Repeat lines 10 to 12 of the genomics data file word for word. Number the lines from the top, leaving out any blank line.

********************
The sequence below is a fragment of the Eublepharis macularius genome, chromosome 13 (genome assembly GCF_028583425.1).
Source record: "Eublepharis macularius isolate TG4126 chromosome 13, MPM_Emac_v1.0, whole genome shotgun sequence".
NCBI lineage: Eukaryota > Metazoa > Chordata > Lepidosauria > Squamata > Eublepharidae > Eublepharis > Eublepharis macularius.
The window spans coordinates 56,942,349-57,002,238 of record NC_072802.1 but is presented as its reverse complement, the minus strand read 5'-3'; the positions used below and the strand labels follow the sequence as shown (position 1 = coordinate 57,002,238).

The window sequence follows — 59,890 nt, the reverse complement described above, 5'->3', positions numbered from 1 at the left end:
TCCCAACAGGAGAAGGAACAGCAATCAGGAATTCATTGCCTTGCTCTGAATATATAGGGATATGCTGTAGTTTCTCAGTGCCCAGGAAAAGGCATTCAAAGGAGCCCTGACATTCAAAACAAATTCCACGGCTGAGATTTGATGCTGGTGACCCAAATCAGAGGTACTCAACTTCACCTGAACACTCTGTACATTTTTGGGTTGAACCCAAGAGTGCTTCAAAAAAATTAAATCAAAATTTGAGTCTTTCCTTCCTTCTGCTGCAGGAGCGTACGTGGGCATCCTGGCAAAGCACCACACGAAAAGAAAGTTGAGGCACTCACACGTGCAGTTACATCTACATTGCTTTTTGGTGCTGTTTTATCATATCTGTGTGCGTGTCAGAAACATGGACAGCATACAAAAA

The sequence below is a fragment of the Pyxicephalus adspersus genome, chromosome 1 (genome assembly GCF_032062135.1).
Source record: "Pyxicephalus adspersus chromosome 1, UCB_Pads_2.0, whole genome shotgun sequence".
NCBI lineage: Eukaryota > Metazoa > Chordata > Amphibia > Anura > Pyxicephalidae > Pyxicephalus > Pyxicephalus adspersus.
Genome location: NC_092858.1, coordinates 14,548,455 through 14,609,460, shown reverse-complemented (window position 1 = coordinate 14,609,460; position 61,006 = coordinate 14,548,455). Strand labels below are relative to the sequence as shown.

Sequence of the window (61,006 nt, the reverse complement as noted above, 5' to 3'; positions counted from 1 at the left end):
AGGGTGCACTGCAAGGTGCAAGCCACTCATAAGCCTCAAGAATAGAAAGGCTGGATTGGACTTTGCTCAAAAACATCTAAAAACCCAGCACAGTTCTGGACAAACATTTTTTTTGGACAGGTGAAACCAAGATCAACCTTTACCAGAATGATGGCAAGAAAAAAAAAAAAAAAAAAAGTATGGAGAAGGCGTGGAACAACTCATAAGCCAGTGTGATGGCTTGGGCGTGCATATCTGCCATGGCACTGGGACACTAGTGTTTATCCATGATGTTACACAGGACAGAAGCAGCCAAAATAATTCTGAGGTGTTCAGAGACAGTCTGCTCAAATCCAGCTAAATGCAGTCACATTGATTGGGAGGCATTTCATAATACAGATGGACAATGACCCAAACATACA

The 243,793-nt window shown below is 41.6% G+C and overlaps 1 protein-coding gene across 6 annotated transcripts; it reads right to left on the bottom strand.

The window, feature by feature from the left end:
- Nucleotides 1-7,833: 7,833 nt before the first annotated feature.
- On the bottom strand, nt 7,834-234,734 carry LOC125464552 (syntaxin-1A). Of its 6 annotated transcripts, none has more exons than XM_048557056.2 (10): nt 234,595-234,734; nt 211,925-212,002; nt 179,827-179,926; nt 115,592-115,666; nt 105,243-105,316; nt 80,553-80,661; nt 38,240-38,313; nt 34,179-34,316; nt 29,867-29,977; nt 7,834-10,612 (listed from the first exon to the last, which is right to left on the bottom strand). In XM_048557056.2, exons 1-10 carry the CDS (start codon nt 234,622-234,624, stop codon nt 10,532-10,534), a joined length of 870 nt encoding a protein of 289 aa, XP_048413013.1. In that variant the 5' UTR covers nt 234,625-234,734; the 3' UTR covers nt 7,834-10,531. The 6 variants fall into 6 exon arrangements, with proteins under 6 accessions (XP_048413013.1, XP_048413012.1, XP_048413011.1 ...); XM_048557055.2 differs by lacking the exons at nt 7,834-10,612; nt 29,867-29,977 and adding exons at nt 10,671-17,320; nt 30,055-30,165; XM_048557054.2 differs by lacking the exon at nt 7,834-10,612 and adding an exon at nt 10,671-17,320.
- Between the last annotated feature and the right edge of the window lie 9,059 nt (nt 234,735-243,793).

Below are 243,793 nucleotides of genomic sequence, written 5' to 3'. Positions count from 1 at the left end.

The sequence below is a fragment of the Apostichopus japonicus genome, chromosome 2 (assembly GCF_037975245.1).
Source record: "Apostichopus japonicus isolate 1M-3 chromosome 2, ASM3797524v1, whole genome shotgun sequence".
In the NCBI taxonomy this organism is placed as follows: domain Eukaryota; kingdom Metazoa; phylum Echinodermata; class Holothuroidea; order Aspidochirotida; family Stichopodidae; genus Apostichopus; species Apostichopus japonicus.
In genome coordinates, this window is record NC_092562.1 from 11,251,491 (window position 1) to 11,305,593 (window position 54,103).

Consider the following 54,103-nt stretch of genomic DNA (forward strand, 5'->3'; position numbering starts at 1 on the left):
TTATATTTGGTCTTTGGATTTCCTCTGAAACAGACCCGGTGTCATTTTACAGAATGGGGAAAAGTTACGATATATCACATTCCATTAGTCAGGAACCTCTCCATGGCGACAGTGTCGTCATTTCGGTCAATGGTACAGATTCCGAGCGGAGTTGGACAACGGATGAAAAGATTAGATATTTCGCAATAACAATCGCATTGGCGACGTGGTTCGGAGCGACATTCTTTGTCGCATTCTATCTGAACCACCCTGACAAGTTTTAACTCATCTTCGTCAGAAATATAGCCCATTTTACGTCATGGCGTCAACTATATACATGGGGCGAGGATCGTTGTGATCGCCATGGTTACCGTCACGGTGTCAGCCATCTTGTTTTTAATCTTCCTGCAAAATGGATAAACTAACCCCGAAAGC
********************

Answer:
Genome location: NC_092858.1, coordinates 14,548,455 through 14,609,460, shown reverse-complemented (window position 1 = coordinate 14,609,460; position 61,006 = coordinate 14,548,455). Strand labels below are relative to the sequence as shown.

Sequence of the window (61,006 nt, the reverse complement as noted above, 5' to 3'; positions counted from 1 at the left end):
AGGGTGCACTGCAAGGTGCAAGCCACTCATAAGCCTCAAGAATAGAAAGGCTGGATTGGACTTTGCTCAAAAACATCTAAAAACCCAGCACAGTTCTGGACAAACATTTTTTTTGGACAGGTGAAACCAAGATCAACCTTTACCAGAATGATGGCAAGAAAAAAAAAAAAAAAAAAAGTATGGAGAAGGCGTGGAACAACTCATAAGCCAGTGTGATGGCTTGGGCGTGCATATCTGCCATGGCACTGGGACACTAGTGTTTATCCATGATGTTACACAGGACAGAAGCAGCCAAAATAATTCTGAGGTGTTCAGAGACAGTCTGCTCAAATCCAGCTAAATGCAGTCACATTGATTGGGAGGCATTTCATAATACAGATGGACAATGACCCAAACATACA